A key question which the book touches on throughout, but which I felt never entirely answers, is how the idea of car-colonization really extends to different regions, cities cultures and countries. Writing this reflection from the perspective of one who works (but does not live) in London, this meta-question raises further issues. Few would argue that the coming of the automobile in London was over decades, and remains, a badly negotiated hotchpotch of compromise, conflict and congestion, as an ever increasing volume of traffic elbowed its way along centuries-old streets and between ancient buildings. I get a reminder of this whenever I go into work. Near my office there is a junction linking Waterloo Bridge with the Strand and Aldwych, which is a rather terrifying spaghetti junction of cycle lanes, bus lanes, carriageways, pedestrian crossing and pavement. One is frequently reminded that one moment of lapsed concentration (or road rage) by a cyclist, pedestrian or motorist could have dire consequences (see pic below).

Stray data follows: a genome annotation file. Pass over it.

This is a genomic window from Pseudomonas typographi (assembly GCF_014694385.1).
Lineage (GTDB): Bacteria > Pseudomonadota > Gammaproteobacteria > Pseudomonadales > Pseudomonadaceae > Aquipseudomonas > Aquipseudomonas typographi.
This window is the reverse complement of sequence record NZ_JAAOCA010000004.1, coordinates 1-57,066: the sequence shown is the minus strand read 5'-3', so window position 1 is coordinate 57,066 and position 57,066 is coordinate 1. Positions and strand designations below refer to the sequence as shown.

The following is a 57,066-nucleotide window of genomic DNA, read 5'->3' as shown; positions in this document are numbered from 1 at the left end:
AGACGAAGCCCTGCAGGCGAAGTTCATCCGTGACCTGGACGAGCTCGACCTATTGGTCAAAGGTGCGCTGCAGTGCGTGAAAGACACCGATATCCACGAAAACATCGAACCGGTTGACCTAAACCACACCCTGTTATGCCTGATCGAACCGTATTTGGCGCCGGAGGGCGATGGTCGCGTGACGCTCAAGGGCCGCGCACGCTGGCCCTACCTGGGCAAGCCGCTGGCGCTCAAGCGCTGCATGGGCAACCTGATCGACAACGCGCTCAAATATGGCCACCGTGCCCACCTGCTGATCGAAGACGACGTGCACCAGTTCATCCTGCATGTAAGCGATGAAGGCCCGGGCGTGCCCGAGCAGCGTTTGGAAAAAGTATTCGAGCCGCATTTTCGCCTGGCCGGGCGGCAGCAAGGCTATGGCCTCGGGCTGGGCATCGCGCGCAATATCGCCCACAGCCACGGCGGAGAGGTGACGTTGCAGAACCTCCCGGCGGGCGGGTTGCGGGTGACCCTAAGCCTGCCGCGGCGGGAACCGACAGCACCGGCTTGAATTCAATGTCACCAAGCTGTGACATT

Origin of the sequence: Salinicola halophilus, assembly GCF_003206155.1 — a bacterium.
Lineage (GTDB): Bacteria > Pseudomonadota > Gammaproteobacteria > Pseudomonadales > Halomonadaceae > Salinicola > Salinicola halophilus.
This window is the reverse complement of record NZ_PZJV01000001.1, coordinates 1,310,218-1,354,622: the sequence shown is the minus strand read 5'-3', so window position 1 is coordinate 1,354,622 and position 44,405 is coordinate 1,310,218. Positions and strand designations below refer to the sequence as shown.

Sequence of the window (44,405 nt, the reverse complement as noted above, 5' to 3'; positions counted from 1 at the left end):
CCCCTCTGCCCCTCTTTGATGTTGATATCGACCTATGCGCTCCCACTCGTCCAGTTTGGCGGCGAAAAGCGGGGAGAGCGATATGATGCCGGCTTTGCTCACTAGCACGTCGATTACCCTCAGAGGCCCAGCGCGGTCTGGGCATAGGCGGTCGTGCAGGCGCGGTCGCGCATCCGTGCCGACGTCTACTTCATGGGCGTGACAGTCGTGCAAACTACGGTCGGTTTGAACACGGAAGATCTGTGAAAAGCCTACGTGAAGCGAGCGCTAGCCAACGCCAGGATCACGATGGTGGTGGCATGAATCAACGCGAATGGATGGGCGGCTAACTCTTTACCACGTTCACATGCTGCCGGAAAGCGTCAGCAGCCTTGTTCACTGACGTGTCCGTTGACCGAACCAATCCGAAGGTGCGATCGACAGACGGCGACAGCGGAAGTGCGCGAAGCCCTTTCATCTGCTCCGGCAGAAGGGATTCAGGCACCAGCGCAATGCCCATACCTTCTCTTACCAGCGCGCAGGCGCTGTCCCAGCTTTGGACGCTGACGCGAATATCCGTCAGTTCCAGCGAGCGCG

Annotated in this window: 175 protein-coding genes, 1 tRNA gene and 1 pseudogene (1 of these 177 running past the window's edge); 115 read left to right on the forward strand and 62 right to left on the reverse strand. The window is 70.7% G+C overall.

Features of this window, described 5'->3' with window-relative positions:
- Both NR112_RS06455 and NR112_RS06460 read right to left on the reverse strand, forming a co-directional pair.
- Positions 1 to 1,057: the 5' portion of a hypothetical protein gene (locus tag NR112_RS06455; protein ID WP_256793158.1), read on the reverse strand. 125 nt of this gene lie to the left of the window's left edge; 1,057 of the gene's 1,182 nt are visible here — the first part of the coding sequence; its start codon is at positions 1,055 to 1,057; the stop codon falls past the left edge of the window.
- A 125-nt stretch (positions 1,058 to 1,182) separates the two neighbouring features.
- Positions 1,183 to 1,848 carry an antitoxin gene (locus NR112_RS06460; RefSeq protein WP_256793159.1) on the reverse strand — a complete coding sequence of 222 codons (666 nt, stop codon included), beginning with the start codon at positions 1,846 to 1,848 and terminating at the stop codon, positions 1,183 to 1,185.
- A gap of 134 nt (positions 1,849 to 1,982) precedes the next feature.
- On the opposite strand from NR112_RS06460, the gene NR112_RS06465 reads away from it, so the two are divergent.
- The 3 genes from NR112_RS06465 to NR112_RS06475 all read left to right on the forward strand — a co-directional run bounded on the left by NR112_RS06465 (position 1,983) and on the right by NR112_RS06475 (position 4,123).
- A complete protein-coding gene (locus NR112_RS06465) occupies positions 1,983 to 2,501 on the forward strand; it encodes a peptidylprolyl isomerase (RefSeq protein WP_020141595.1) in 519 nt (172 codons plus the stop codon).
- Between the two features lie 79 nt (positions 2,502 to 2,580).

The car may also have colonized our thinking on London, but I suspect it has probably met more colonial resistance here than in other places. The iconic place of the London Underground in London life, and in London’s genus loci, underlines to this. Witness, for example, the reaction when the authorities tried to remove the Thames from the Tube map in 2009. Contrast on the other side the grid plan layout of many US cities, with their all-sweeping angular logic designed clearly with the car in mind (see Deidre Mask’s wonderful The Address Book: What Street Addresses Reveal about Identity, Race, Wealth and Power (2020) for a discussion of this). It is perhaps also the genus loci of London, and the UK’s other ancient cities, that efforts to negotiate better, or at least more progressive relationships between the car and the public space have riled conspiracy theorists linked to climate change denial, and other “globalist” themes. Current plans by the London administration to expand the city’s Ultra-Low Emission Zone (ULEZ) for example, which have the aim of removing older, polluting vehicles from the city centre, have met with objections that it is “a grand conspiracy to take away … freedoms through mass surveillance and enforced fines” (although there are more mainstream concerns raised by unions about the ability of low to medium paid workers being able to get to work). Similarly, the notion of the “15-minute city”, where residents like within fifteen cycle or walk from all the amenities they will need, has been described as “an international socialist conspiracy”, and led to unruly protests on Oxford. The 15-minute city is, apparently, a plot to constrain us within pre-defined geographical areas, and to shadow our footsteps with automatic cameras if we seek to leave them.